Throwing Exceptions vs Response with >=400 codes

This is a design philosophy question, so I know that there is no right answer per se, but I was hoping to get a feeling of the community.

When it comes to handling non-successful requests, there are a few ways of handling what gets returned. The documents seem to be steering developers to throwing exceptions which Zend\Stratigility\Middleware\ErrorHandler can then catch and process. This seems to be very straight forward, and a nice way to indicate in code that something has gone wrong and to short-circuit the pipeline. I’ve built my program this way and it works for my code very well. I can log at various levels based off the Exception code with a listener attached to ErrorHandler, etc.

However, when you look at much of the code in the Expressing and Stratigility libraries, there looks to be more of an emphasis of generating a Response object with a code instead of throwing an exception.


if ($result->isMethodFailure()) {
    return $this->responsePrototype->withStatus(StatusCode::STATUS_METHOD_NOT_ALLOWED)
        ->withHeader('Allow', implode(',', $result->getAllowedMethods()));

I can see a case here where it’s part of the HTTP spec to return the Allowed methods, but this means that not only do I need to handle thrown exceptions, but need to check the response code to know if I have a good response or not. There is also the case that Zend\Expressive\Application::emitMarshalServerRequestException() doesn’t check to see if there is a Zend\Stratigility\Middleware\ErrorHandler::class declared - it skips directly to using the generator, so listeners I’ve attached to ErrorHandler never get called. @matthew I think you may have addressed this before on some ticket somewhere, but I can’t find it.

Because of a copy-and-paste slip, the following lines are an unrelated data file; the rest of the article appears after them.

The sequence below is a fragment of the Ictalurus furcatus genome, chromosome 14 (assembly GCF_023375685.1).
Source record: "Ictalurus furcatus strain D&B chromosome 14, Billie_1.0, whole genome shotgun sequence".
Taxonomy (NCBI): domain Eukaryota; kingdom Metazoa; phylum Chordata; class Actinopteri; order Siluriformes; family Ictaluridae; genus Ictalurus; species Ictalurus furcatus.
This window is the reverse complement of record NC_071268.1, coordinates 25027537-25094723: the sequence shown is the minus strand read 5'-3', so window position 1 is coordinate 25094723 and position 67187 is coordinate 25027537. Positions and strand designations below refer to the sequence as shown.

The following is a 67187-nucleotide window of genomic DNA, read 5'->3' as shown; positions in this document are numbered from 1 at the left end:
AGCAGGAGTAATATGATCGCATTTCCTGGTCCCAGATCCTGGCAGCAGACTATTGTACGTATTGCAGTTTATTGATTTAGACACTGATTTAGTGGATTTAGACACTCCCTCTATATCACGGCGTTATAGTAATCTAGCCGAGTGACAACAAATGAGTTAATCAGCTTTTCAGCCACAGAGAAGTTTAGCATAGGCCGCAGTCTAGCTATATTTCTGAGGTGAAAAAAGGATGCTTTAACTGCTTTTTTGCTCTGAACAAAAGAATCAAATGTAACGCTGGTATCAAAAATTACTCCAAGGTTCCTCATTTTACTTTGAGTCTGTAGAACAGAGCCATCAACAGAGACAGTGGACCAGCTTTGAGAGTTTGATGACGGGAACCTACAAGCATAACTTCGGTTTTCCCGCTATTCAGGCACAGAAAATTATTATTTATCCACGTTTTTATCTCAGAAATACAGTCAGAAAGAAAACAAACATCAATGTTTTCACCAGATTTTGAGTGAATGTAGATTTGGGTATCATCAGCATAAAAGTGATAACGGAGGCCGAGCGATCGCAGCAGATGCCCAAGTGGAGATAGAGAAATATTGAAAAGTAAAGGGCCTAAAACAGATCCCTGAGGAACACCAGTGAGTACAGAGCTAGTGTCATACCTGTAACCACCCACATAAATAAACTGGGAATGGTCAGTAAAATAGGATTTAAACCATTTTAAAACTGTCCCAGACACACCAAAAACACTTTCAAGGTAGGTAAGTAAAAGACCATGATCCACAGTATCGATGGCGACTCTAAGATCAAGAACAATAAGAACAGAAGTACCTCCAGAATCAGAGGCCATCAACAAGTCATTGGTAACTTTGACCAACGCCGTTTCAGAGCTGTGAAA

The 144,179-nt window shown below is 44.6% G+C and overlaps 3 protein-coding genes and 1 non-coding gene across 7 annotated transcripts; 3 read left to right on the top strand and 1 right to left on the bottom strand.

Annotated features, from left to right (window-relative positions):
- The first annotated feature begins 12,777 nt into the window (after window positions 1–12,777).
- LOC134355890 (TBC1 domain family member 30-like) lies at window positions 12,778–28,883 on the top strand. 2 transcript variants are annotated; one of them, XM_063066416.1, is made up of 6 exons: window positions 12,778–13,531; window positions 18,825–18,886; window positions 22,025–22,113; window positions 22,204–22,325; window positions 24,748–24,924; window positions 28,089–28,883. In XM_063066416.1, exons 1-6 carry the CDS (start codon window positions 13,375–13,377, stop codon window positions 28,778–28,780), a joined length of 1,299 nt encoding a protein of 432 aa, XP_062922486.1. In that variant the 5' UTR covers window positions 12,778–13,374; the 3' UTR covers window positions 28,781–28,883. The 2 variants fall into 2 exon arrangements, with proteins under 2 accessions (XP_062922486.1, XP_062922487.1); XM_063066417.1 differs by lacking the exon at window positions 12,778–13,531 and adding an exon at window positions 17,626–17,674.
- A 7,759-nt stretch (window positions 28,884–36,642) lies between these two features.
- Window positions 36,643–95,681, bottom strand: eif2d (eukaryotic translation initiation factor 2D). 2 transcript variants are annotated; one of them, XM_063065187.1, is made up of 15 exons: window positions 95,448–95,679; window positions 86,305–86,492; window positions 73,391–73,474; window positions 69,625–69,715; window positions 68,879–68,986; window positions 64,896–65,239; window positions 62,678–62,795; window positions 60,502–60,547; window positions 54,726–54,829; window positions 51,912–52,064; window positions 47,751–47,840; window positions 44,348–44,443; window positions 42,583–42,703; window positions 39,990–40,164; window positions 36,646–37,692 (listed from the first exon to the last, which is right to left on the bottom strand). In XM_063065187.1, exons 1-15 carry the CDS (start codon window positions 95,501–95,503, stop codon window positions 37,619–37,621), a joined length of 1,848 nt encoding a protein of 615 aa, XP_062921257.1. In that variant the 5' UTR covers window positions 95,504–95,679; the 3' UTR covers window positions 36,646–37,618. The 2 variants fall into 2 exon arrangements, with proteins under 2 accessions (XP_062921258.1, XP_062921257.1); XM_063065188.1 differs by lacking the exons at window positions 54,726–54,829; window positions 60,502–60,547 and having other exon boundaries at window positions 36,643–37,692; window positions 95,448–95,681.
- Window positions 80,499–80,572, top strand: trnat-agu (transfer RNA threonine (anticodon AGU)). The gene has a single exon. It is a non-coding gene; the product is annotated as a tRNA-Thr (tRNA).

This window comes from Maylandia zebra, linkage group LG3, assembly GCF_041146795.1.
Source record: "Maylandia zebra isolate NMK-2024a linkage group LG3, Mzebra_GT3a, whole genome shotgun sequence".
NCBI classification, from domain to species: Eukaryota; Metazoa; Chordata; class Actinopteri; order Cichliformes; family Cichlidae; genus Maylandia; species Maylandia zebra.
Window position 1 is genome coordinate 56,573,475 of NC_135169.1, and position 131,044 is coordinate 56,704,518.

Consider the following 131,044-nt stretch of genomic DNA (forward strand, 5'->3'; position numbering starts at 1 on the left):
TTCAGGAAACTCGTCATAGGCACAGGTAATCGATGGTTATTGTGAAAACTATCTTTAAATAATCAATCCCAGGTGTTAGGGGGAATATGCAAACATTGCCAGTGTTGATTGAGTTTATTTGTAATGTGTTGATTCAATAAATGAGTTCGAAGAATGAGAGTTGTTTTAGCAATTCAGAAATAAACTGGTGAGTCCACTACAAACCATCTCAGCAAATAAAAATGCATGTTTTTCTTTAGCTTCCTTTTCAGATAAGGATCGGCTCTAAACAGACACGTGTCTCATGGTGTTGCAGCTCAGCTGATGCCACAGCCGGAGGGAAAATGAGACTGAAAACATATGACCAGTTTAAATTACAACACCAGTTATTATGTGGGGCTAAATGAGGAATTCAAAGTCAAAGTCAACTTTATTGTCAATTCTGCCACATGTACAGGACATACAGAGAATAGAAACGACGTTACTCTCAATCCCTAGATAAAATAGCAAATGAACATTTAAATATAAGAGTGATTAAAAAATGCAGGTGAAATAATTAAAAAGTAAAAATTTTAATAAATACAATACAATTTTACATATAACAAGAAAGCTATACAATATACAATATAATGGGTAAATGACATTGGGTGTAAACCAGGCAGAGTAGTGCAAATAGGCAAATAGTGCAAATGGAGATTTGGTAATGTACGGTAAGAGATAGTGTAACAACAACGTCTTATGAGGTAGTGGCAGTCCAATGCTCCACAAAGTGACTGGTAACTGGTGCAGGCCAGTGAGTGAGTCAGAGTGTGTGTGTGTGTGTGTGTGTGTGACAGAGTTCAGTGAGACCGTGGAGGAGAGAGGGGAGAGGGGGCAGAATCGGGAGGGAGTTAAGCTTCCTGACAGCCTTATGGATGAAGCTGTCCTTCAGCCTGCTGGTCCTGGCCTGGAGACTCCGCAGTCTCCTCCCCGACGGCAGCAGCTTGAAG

What I’m getting at is that there appears to be multiple ways and processes for handling non-successful requests: Throwables that will be handled via some sort of ErrorHandler (per docs and Stratagility classes); Return a Response object with appropriate code (RouteMiddleware); Throw the exception directly to an ErrorGenerator (emitMarshalServerRequestException()).

Is there a way to perhaps merge these approaches, or is his a case where the possible scenarios are so vast and different, a polyglot approach should be kept?


The reason this doesn’t use the ErrorHandler is because it happens outside the middleware pipeline. When run() is called, the pipeline has not yet been dispatched. In this particular case, we’re still in the process of getting a ServerRequestInterface instance ready to pass into the pipeline!

It really comes down to preference. In some cases, returning a response directly from your middleware may make a lot of sense: you can completely control the status code, headers returned, and, potentially, add content to the body (such as rendering a template, or providing a JSON or XML payload).

In some cases, however, you may have exceptions bubble out of code you invoke that you don’t really want to care about too much; you’ll handle what you know and care about, but lower level things like failure to connect to a database or cache server may be something you don’t know how to report, or are fine reporting as a generic error.

Generally speaking, I like to return a response when I have data and information I want to use to fully shape the response, but use an error handler otherwise.

One other possibility is what we’re presenting in the proposed Problem Details module (see my RFC. In that case, you’d provide the additional detail via your exception types themselves, and the error handler you use would then decide what details are useful (e.g., the ProblemDetails middleware would pull the title, type, detail, and any additional data!). This approach allows you to omit error handling for true errors from your middleware, and delegate it to your error handler middleware (singular or plural, based on your stack).

@matthew I like the Problem Details approach in that it could be used to create a unified error system as it’s both a middleware that could replace ErrorHandler and a Response-generating service that can cleanup how internal classes like Application and RouteMiddleware handle errors. I’ve commented in the other thread my questions and thoughts about the implementation.